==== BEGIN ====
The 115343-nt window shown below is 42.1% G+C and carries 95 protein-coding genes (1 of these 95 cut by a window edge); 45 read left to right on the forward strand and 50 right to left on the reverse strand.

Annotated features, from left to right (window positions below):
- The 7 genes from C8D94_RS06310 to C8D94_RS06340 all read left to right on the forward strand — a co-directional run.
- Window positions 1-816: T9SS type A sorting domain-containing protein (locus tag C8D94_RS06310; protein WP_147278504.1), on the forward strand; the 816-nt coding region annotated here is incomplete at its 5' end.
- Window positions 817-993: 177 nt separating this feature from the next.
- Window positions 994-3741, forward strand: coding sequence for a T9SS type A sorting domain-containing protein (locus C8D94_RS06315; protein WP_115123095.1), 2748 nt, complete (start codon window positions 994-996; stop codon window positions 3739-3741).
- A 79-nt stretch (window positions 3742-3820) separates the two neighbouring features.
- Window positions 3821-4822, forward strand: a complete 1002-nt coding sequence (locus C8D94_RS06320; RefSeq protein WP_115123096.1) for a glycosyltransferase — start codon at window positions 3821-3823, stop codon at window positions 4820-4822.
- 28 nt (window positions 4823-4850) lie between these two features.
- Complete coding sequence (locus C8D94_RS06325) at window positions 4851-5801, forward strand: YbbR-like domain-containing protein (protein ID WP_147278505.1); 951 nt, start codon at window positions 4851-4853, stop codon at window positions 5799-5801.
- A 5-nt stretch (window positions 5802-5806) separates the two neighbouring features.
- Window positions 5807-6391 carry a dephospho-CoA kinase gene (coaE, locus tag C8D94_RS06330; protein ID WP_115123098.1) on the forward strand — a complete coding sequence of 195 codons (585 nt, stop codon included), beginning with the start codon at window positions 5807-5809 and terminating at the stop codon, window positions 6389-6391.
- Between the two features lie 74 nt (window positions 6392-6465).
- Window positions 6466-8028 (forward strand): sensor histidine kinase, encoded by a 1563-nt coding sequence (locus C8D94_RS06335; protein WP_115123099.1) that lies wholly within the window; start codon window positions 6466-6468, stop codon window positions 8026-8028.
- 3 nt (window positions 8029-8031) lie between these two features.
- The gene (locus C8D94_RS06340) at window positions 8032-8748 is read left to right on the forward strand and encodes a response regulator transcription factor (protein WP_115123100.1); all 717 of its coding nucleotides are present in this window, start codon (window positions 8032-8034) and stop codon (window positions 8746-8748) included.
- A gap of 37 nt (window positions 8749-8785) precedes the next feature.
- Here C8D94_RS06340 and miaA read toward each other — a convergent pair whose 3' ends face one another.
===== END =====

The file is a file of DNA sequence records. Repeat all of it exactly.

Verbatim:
The 115343-nt window shown below is 42.1% G+C and carries 95 protein-coding genes (1 of these 95 cut by a window edge); 45 read left to right on the forward strand and 50 right to left on the reverse strand.

Annotated features, from left to right (window positions below):
- The 7 genes from C8D94_RS06310 to C8D94_RS06340 all read left to right on the forward strand — a co-directional run.
- Window positions 1-816: T9SS type A sorting domain-containing protein (locus tag C8D94_RS06310; protein WP_147278504.1), on the forward strand; the 816-nt coding region annotated here is incomplete at its 5' end.
- Window positions 817-993: 177 nt separating this feature from the next.
- Window positions 994-3741, forward strand: coding sequence for a T9SS type A sorting domain-containing protein (locus C8D94_RS06315; protein WP_115123095.1), 2748 nt, complete (start codon window positions 994-996; stop codon window positions 3739-3741).
- A 79-nt stretch (window positions 3742-3820) separates the two neighbouring features.
- Window positions 3821-4822, forward strand: a complete 1002-nt coding sequence (locus C8D94_RS06320; RefSeq protein WP_115123096.1) for a glycosyltransferase — start codon at window positions 3821-3823, stop codon at window positions 4820-4822.
- 28 nt (window positions 4823-4850) lie between these two features.
- Complete coding sequence (locus C8D94_RS06325) at window positions 4851-5801, forward strand: YbbR-like domain-containing protein (protein ID WP_147278505.1); 951 nt, start codon at window positions 4851-4853, stop codon at window positions 5799-5801.
- A 5-nt stretch (window positions 5802-5806) separates the two neighbouring features.
- Window positions 5807-6391 carry a dephospho-CoA kinase gene (coaE, locus tag C8D94_RS06330; protein ID WP_115123098.1) on the forward strand — a complete coding sequence of 195 codons (585 nt, stop codon included), beginning with the start codon at window positions 5807-5809 and terminating at the stop codon, window positions 6389-6391.
- Between the two features lie 74 nt (window positions 6392-6465).
- Window positions 6466-8028 (forward strand): sensor histidine kinase, encoded by a 1563-nt coding sequence (locus C8D94_RS06335; protein WP_115123099.1) that lies wholly within the window; start codon window positions 6466-6468, stop codon window positions 8026-8028.
- 3 nt (window positions 8029-8031) lie between these two features.
- The gene (locus C8D94_RS06340) at window positions 8032-8748 is read left to right on the forward strand and encodes a response regulator transcription factor (protein WP_115123100.1); all 717 of its coding nucleotides are present in this window, start codon (window positions 8032-8034) and stop codon (window positions 8746-8748) included.
- A gap of 37 nt (window positions 8749-8785) precedes the next feature.
- Here C8D94_RS06340 and miaA read toward each other — a convergent pair whose 3' ends face one another.